Cyber Monday is a day when even after masses of Thanksgiving and Black Friday deals, retailers regain their composure for one last sales push, and with the start of this week having seen the annual online-only deals roll out en masse, a new report has shone light on some very interesting stats relating to the ensuing spike in online traffic.
The findings, aggregated by IBM’s Digital Analytics Benchmark Hub, indicate that Cyber Monday continues to reel in the customers, with online sales having increased 8.5 percent year-on-year; doubtlessly buoyed by the rise in mobile traffic, which accounted 41.2 percent of all online traffic versus 30.1 percent in 2013. In fact, as the IBM report also states, mobile sales accounted for almost one-quarter, or 22 percent, of total sales through Cyber Monday, which is an improvement of 27.6 percent versus last year.
With so many reports in the past having suggested that iOS users tend to have more disposable cash than their Android-wielding peers, it should come as little surprise that those shopping through an Apple gadget spent more per transaction, averaging around $115 compared with almost $97 per order on Android. What’s particularly interesting, however, is that iOS accounted for 28.7 percent of total online traffic, compared with 12.2 percent with Android, and in terms of online sales, iOS’s 17.4 percent share completely trounced the meager 4.4 percent mustered by its counterpart.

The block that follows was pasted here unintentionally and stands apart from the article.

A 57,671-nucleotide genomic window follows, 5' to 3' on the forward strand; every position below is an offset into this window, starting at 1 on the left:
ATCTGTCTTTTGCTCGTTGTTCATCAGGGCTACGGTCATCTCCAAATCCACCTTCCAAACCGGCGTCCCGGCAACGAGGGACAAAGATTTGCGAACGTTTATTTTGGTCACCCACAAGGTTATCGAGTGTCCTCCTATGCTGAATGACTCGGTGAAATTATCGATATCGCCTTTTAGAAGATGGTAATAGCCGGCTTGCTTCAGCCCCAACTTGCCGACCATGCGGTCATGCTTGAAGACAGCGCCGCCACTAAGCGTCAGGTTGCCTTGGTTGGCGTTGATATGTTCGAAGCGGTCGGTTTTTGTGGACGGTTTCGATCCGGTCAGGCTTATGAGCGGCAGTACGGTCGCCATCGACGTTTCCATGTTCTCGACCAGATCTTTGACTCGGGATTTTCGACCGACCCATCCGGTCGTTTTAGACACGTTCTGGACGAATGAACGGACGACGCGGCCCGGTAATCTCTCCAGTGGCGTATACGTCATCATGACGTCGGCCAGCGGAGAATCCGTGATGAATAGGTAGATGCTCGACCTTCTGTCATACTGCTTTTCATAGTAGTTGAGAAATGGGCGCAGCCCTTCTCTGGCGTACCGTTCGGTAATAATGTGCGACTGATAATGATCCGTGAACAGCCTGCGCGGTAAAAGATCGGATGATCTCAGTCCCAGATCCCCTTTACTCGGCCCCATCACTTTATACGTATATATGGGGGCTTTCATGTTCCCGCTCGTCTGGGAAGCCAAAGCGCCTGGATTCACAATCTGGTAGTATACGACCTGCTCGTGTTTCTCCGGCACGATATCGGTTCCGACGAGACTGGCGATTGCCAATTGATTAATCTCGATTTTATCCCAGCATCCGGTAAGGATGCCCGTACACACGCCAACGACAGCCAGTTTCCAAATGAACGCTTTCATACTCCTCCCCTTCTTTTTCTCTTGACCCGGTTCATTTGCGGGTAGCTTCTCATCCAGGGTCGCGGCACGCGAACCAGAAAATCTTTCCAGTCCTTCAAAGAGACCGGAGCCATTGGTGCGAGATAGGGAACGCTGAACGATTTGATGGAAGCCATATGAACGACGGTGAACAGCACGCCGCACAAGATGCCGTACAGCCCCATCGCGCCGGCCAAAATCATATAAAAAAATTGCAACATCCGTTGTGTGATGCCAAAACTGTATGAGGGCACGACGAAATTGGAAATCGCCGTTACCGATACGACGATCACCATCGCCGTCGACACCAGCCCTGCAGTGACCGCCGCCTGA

It’s a pretty shocking performance from the Big G’s platform, to be quite honest. It’s rather hard to see why Android, a competing and comparable platform with half the traffic, would scarcely be able to muster one quarter of the online sales managed by iOS, although the question of why this has happened is one that perhaps Google and its army of third-party manufacturers should be answering.
Elsewhere, IBM’s statistics also revealed that while smartphones and tablets are increasingly popular when it comes to online traffic and sales, the day of the desktop is far, far from over. In fact, PCs accounted for 58.6 percent of all online traffic on Cyber Monday, along with 78 percent – or almost four-fifths – of online sales. The value of those sales, at an average of $128.24 per order against $110.72 on mobile, further underlines the fact that desktops still have an important role to play, even in this modern Digital Age.